• Divide a partition of S into sub-partitions using another hash function h3
  • Sub-partition j of partition i in R only matches sub-partition j of partition i in S
slide17

Sort-Merge Join (R S)

i=j

  • Sort R and S on the join attribute, then scan them to do a ``merge’’ (on join col.), and output result tuples.
    • Advance scan of R until current tuple R.i >= current tuple S.j, then advance scan of S until current S.j >= current R.i; do this until current R.i = current S.j.
    • At this point, all R tuples with same value in R.i (current R partition) and all S tuples with same value in S.j (current S partiton) match;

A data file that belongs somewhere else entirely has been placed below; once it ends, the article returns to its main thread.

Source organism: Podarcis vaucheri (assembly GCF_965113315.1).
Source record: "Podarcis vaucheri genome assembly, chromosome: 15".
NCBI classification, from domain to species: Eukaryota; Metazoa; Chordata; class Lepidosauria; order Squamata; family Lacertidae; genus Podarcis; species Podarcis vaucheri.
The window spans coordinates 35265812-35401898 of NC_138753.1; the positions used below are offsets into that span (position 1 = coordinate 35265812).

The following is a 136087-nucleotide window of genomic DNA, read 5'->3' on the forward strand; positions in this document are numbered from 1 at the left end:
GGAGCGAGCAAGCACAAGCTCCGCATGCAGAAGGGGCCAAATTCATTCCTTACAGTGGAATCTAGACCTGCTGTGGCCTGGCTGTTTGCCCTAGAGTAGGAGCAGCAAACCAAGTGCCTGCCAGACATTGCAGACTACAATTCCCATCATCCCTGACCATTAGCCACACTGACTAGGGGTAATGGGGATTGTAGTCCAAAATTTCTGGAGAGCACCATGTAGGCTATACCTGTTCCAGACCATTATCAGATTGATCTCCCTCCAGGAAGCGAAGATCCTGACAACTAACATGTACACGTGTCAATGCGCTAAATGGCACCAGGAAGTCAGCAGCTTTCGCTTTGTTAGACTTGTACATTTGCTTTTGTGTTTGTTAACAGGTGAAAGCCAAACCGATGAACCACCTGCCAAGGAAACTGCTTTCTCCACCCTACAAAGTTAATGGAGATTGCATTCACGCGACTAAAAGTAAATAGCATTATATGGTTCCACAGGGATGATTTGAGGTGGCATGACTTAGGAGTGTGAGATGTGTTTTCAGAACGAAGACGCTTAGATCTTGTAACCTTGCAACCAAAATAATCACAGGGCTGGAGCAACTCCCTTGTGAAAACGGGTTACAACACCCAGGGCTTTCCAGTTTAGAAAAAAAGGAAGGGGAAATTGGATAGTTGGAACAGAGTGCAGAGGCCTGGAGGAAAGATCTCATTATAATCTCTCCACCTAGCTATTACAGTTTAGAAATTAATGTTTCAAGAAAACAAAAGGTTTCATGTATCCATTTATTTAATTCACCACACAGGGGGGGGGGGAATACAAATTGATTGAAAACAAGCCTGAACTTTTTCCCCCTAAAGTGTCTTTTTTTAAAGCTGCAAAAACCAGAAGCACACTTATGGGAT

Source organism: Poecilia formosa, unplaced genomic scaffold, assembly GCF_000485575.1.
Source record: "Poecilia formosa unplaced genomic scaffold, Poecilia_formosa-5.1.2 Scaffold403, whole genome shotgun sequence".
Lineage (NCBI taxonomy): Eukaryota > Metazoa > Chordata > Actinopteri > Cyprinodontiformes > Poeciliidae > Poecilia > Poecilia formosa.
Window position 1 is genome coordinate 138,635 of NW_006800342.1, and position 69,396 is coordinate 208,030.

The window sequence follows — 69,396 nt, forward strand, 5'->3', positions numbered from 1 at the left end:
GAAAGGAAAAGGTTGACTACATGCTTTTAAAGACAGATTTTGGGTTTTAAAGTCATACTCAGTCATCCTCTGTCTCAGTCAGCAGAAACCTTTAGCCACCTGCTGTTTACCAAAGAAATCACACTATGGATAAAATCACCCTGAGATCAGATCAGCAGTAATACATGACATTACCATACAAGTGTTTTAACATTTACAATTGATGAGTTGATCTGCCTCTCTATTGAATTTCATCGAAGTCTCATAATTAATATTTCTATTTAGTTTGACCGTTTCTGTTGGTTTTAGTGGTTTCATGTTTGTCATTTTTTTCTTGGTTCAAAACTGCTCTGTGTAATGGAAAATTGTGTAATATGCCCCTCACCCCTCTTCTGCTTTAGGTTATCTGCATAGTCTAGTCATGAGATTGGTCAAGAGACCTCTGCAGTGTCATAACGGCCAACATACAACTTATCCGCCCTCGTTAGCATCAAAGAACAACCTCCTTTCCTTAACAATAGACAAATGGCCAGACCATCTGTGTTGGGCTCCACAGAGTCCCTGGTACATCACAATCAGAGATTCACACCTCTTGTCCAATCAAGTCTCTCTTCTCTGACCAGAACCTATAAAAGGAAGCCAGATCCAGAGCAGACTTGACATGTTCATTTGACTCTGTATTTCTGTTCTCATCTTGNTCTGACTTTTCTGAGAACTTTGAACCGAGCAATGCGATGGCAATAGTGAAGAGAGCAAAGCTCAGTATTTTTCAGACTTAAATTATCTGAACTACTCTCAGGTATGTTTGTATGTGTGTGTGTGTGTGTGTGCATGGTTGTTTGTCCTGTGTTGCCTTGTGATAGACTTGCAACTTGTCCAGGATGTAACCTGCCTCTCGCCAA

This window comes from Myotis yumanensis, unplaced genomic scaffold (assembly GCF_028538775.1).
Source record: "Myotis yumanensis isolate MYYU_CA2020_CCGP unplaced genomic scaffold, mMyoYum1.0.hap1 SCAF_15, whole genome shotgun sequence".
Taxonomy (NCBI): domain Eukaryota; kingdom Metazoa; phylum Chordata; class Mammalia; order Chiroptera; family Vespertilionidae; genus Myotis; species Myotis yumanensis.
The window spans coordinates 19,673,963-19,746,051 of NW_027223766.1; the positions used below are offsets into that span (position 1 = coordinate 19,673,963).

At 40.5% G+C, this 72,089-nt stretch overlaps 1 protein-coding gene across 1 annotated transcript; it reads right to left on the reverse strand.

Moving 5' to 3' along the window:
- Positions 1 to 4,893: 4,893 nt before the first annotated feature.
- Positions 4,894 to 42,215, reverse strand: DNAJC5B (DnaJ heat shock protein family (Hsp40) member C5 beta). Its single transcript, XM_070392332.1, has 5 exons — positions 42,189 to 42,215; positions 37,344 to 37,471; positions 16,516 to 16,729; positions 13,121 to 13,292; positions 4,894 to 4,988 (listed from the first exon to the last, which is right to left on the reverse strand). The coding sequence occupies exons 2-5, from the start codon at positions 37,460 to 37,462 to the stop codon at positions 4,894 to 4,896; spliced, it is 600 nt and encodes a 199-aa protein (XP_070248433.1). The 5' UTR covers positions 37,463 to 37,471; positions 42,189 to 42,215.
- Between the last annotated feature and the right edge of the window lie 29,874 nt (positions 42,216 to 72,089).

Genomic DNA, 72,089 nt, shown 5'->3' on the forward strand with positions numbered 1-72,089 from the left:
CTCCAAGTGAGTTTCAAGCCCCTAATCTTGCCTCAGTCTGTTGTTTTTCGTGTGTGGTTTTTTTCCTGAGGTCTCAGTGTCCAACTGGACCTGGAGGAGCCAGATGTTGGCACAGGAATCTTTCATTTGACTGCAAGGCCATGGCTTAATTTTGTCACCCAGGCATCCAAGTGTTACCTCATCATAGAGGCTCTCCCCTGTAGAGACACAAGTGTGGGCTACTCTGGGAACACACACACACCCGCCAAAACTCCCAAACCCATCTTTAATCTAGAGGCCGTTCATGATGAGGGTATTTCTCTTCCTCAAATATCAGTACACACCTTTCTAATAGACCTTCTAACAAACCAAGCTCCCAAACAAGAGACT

• output <r, s> for all pairs of such tuples.
    • Then resume scanning R and S.

j

i

:

:

Both are sorted

slide18

Example of Sort-Merge Join

Reserves

Sailors

  • I/O Cost for Sort-Merge Join
    • Cost of sorting: TBD
      • O(|R| log |R|)+O(|S| log |S|)??
    • Cost of merging: M+N
      • Could be up to O(M+N) if the inner-relation has to be scanned multiple times (very unlikely)
sort merge join
Sort-Merge Join
  • Attractive if one relation is already sorted on the join attribute or has a clustered index on the join attribute
exercise6
Exercise
  • What is the I/O cost for using a sort-merge join?
  • Ignore the cost of writing the results
  • Buffer pool: 100 pages
  • Answer
  • Sort Reserves in 2 passes:2*(1000+1000) =4000
  • Sort Sailors in 2 passes: 2*(500+500)=2000
  • Merge: (1000+500) =1500
  • Total cost = 4000+2000+1500 = 7500